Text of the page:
Atalabi O M, Ogunlade S O, Agunloye A M. The lumbosacral radiographs in the initial screening of low back pain - Is one view enough?. Niger J Clin Pract 2011;14:284-6
|How to cite this URL:|
Atalabi O M, Ogunlade S O, Agunloye A M. The lumbosacral radiographs in the initial screening of low back pain - Is one view enough?. Niger J Clin Pract [serial online] 2011 [cited 2020 Feb 21];14:284-6. Available from: http://www.njcponline.com/text.asp?2011/14/3/284/86768
| Introduction|| |
Low back pain (LBP) is a major cause of disability and its management is accompanied by high social cost including direct cost of medical care and the indirect cost of loss of time at work, reduction in productivity and disability payments. , In the United States, LBP is estimated to account for one-third of workers' compensation cost; costing the nation estimated $38-$50 billion annually. , In a resource poor economy like ours, where most patients have no health insurance and are solely responsible for the cost of their health care, the clinician is saddled with the responsibility of achieving the best health care management at a minimum cost especially in chronic ailments like LBP. In our hospital, the plain radiographic screening protocol for all patients presenting with low back pain is to do the Antero-posterior (AP) and lateral radiographs of the lumbo-sacral (L/S) spine and sometimes, if the patient could afford it, a coned view of the L/S junction is added. The views attract separate charges which the patient has to pay for in addition to increased radiation exposure.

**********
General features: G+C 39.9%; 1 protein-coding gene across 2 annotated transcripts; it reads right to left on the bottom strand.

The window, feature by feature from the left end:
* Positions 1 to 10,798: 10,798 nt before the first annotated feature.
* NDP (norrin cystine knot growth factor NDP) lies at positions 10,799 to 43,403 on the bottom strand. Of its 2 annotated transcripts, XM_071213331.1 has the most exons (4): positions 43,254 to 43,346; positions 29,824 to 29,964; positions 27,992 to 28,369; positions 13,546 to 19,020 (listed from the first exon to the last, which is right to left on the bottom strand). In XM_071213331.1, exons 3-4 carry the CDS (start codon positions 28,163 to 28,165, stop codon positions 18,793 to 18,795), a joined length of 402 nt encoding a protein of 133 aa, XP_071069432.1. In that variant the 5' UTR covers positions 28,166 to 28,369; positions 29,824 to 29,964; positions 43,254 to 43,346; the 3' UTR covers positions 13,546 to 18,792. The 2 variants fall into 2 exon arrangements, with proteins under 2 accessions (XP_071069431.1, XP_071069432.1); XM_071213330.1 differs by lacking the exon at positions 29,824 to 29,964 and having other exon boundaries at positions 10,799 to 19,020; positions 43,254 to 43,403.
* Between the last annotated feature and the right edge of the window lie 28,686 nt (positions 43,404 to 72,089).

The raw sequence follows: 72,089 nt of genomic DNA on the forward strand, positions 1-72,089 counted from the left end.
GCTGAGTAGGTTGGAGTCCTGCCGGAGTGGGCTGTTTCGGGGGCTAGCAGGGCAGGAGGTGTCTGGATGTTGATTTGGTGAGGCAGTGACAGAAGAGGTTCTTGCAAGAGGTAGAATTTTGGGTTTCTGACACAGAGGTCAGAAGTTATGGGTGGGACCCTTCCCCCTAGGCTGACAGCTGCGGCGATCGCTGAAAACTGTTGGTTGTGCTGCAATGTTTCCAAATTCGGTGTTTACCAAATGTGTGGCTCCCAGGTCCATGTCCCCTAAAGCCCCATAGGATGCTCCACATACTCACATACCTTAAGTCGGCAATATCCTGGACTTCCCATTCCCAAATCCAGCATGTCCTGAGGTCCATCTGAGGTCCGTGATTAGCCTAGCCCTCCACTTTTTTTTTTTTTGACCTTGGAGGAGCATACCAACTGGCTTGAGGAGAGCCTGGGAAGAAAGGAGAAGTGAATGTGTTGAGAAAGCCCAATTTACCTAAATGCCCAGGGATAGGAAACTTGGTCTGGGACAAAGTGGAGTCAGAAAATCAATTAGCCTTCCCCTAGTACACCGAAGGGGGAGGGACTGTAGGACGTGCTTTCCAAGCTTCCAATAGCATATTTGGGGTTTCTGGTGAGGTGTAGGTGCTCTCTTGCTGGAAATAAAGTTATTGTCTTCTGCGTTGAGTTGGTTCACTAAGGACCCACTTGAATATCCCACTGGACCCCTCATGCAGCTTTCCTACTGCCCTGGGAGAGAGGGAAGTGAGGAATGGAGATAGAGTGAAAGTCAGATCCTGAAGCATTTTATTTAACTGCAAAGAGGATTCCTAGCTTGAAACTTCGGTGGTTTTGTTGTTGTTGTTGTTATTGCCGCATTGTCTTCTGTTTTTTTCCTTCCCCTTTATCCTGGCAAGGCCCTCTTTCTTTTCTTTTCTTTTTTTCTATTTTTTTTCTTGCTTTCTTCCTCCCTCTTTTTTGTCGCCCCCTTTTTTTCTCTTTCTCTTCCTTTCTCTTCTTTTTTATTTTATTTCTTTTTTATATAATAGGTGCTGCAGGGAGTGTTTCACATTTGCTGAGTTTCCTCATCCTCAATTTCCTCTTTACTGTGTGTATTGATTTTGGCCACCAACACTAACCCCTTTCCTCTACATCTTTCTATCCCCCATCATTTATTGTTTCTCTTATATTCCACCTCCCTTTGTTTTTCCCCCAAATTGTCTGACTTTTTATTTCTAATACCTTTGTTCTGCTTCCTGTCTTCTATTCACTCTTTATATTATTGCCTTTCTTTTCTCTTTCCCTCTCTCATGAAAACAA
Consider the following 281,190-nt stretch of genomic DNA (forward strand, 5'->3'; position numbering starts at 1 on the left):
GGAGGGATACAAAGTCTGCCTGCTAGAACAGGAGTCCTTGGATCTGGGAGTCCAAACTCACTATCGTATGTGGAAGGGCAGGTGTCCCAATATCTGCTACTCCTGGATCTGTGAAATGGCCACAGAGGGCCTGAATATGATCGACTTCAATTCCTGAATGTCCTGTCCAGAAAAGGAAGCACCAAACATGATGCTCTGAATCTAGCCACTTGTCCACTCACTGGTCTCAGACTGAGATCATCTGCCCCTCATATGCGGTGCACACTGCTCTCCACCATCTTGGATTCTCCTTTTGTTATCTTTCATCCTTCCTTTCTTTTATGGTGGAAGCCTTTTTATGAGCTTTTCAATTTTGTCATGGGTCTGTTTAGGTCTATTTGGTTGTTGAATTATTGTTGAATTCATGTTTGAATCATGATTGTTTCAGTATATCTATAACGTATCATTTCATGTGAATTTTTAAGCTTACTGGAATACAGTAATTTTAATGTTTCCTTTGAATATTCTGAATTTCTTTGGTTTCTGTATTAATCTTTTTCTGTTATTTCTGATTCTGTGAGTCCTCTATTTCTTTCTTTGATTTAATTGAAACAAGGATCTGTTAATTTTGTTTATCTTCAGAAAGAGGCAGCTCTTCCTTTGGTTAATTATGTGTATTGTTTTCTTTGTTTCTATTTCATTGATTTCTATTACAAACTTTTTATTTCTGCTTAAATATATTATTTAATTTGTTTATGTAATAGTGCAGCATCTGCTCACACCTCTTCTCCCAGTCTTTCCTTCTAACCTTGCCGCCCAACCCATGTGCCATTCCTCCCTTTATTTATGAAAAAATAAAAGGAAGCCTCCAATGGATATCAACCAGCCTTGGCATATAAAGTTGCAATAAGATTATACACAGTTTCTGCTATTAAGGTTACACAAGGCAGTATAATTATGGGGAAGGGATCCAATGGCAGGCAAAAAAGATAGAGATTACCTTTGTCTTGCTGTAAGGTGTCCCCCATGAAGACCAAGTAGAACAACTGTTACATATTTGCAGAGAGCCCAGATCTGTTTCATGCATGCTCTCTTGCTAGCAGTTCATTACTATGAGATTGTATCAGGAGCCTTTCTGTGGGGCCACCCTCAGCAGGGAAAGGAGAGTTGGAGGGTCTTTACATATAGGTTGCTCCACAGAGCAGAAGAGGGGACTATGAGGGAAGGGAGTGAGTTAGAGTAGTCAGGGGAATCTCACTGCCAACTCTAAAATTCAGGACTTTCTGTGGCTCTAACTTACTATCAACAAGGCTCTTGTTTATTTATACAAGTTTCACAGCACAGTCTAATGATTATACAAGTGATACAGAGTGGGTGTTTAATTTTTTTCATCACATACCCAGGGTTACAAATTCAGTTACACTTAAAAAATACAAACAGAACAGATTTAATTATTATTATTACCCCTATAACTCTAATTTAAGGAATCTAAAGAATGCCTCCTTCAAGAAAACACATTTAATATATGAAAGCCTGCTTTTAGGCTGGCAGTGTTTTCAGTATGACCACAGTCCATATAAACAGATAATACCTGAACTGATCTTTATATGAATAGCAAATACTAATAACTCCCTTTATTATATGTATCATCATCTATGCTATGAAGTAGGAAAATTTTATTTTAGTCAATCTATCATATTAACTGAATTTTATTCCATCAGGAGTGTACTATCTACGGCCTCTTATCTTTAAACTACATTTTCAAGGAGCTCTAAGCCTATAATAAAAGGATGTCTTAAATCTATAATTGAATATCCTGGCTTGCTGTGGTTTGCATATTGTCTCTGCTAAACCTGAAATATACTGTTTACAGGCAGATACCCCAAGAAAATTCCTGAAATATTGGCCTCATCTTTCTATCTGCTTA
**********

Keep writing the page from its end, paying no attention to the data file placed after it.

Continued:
The objective of this study is to determine if a single view of the L/S spine will be adequate for the initial screening of patients with low back pain, and assess which of the views gives more radiological information that will have an impact on the management of patients with LBP.
| Materials and Methods|| |
The plain radiographs of the L/S spine comprising AP and lateral views of patients referred to the Radiology department in the course of investigating their symptoms of low back pain between June 2007 and November 2008 were prospectively reviewed. The radiographs were obtained, using GE MS-185 machine. The AP films were taken using kilovoltage peak (KVP) of between 72 and 80 and milliamperes mAS of between 25 and 40. The lateral radiographs were done with a KVP of 80-90 and mAS of between 50 and 60. Both views were reviewed by two Consultant Radiologists independently. The coned views of L/S junction were excluded from the review because it was not routinely done. The data collected was analyzed using Statistical Package for the Social Sciences (SPSS) version 15.